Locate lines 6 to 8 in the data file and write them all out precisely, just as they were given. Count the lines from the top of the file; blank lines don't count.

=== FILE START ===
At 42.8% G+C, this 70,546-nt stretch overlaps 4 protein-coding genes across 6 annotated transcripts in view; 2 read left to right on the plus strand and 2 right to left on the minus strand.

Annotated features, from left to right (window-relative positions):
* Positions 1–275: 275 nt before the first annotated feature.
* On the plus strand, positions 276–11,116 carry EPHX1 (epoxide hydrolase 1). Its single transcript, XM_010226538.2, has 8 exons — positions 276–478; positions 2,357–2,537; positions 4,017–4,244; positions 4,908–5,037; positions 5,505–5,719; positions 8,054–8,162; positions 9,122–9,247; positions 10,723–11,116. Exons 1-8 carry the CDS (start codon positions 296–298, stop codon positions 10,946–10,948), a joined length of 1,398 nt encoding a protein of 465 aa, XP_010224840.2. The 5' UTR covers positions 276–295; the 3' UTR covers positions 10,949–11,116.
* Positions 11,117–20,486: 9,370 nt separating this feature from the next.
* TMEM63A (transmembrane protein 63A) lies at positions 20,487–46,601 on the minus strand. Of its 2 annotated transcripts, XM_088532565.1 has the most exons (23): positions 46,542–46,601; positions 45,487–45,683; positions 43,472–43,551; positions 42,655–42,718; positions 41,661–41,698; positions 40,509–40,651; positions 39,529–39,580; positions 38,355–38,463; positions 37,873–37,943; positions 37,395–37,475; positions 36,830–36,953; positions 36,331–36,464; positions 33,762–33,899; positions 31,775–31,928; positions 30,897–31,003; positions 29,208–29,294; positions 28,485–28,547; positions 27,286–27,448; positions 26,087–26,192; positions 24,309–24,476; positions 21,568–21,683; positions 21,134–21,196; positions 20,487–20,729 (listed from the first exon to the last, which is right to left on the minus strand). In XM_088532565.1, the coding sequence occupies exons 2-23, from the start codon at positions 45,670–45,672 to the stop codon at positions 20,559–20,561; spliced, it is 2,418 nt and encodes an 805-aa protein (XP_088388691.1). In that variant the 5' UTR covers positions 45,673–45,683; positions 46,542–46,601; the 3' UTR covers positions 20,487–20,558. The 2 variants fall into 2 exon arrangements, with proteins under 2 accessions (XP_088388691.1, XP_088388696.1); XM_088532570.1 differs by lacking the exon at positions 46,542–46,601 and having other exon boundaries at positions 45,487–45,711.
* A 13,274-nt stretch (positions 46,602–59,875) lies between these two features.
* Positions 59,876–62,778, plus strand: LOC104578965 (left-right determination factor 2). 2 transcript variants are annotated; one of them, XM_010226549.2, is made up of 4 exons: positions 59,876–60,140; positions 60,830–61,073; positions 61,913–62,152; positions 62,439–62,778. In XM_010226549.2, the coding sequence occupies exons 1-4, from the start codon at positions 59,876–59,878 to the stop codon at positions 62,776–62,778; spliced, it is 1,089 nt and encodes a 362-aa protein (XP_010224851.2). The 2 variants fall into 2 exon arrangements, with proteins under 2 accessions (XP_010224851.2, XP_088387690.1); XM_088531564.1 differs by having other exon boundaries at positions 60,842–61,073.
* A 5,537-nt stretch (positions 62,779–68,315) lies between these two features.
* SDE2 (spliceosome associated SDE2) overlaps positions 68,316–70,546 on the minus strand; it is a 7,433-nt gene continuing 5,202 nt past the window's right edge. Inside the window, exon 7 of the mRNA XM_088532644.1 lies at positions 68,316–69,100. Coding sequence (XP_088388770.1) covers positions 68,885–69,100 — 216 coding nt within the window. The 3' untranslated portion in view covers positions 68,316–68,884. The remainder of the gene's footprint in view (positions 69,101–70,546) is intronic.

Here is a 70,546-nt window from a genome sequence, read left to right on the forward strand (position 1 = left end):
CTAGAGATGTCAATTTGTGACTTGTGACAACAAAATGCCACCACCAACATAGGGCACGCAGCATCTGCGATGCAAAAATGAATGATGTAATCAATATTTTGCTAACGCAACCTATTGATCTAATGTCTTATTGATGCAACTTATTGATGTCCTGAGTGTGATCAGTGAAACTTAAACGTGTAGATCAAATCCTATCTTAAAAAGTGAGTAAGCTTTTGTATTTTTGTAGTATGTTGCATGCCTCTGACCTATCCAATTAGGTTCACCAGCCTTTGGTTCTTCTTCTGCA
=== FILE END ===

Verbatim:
* TMEM63A (transmembrane protein 63A) lies at positions 20,487–46,601 on the minus strand. Of its 2 annotated transcripts, XM_088532565.1 has the most exons (23): positions 46,542–46,601; positions 45,487–45,683; positions 43,472–43,551; positions 42,655–42,718; positions 41,661–41,698; positions 40,509–40,651; positions 39,529–39,580; positions 38,355–38,463; positions 37,873–37,943; positions 37,395–37,475; positions 36,830–36,953; positions 36,331–36,464; positions 33,762–33,899; positions 31,775–31,928; positions 30,897–31,003; positions 29,208–29,294; positions 28,485–28,547; positions 27,286–27,448; positions 26,087–26,192; positions 24,309–24,476; positions 21,568–21,683; positions 21,134–21,196; positions 20,487–20,729 (listed from the first exon to the last, which is right to left on the minus strand). In XM_088532565.1, the coding sequence occupies exons 2-23, from the start codon at positions 45,670–45,672 to the stop codon at positions 20,559–20,561; spliced, it is 2,418 nt and encodes an 805-aa protein (XP_088388691.1). In that variant the 5' UTR covers positions 45,673–45,683; positions 46,542–46,601; the 3' UTR covers positions 20,487–20,558. The 2 variants fall into 2 exon arrangements, with proteins under 2 accessions (XP_088388691.1, XP_088388696.1); XM_088532570.1 differs by lacking the exon at positions 46,542–46,601 and having other exon boundaries at positions 45,487–45,711.
* A 13,274-nt stretch (positions 46,602–59,875) lies between these two features.
* Positions 59,876–62,778, plus strand: LOC104578965 (left-right determination factor 2). 2 transcript variants are annotated; one of them, XM_010226549.2, is made up of 4 exons: positions 59,876–60,140; positions 60,830–61,073; positions 61,913–62,152; positions 62,439–62,778. In XM_010226549.2, the coding sequence occupies exons 1-4, from the start codon at positions 59,876–59,878 to the stop codon at positions 62,776–62,778; spliced, it is 1,089 nt and encodes a 362-aa protein (XP_010224851.2). The 2 variants fall into 2 exon arrangements, with proteins under 2 accessions (XP_010224851.2, XP_088387690.1); XM_088531564.1 differs by having other exon boundaries at positions 60,842–61,073.